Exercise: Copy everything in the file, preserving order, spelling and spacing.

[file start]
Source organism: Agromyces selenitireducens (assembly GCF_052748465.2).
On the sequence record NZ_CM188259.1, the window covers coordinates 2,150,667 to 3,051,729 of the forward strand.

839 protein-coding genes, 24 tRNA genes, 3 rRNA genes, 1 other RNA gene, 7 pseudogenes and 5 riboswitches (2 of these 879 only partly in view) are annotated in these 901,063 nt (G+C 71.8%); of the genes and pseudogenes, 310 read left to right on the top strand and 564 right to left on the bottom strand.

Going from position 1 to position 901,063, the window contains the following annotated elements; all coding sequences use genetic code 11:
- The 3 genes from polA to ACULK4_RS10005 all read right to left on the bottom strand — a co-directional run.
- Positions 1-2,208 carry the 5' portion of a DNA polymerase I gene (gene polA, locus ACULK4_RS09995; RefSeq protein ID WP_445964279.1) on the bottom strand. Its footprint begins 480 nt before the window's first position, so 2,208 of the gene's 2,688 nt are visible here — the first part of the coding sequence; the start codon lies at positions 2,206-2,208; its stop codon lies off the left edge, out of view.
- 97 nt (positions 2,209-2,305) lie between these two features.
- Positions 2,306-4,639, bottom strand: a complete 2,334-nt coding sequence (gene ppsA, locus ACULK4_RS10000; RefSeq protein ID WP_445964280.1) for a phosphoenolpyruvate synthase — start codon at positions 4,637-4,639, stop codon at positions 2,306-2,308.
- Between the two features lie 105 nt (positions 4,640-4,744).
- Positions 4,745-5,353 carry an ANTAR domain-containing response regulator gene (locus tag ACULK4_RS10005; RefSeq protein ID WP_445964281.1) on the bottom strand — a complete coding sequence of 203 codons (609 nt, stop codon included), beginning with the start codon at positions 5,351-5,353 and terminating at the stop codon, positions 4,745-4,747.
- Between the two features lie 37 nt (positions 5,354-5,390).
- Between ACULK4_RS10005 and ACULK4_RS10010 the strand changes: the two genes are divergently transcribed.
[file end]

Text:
Source organism: Agromyces selenitireducens (assembly GCF_052748465.2).
On the sequence record NZ_CM188259.1, the window covers coordinates 2,150,667 to 3,051,729 of the forward strand.

839 protein-coding genes, 24 tRNA genes, 3 rRNA genes, 1 other RNA gene, 7 pseudogenes and 5 riboswitches (2 of these 879 only partly in view) are annotated in these 901,063 nt (G+C 71.8%); of the genes and pseudogenes, 310 read left to right on the top strand and 564 right to left on the bottom strand.

Going from position 1 to position 901,063, the window contains the following annotated elements; all coding sequences use genetic code 11:
- The 3 genes from polA to ACULK4_RS10005 all read right to left on the bottom strand — a co-directional run.
- Positions 1-2,208 carry the 5' portion of a DNA polymerase I gene (gene polA, locus ACULK4_RS09995; RefSeq protein ID WP_445964279.1) on the bottom strand. Its footprint begins 480 nt before the window's first position, so 2,208 of the gene's 2,688 nt are visible here — the first part of the coding sequence; the start codon lies at positions 2,206-2,208; its stop codon lies off the left edge, out of view.
- 97 nt (positions 2,209-2,305) lie between these two features.
- Positions 2,306-4,639, bottom strand: a complete 2,334-nt coding sequence (gene ppsA, locus ACULK4_RS10000; RefSeq protein ID WP_445964280.1) for a phosphoenolpyruvate synthase — start codon at positions 4,637-4,639, stop codon at positions 2,306-2,308.
- Between the two features lie 105 nt (positions 4,640-4,744).
- Positions 4,745-5,353 carry an ANTAR domain-containing response regulator gene (locus tag ACULK4_RS10005; RefSeq protein ID WP_445964281.1) on the bottom strand — a complete coding sequence of 203 codons (609 nt, stop codon included), beginning with the start codon at positions 5,351-5,353 and terminating at the stop codon, positions 4,745-4,747.
- Between the two features lie 37 nt (positions 5,354-5,390).
- Between ACULK4_RS10005 and ACULK4_RS10010 the strand changes: the two genes are divergently transcribed.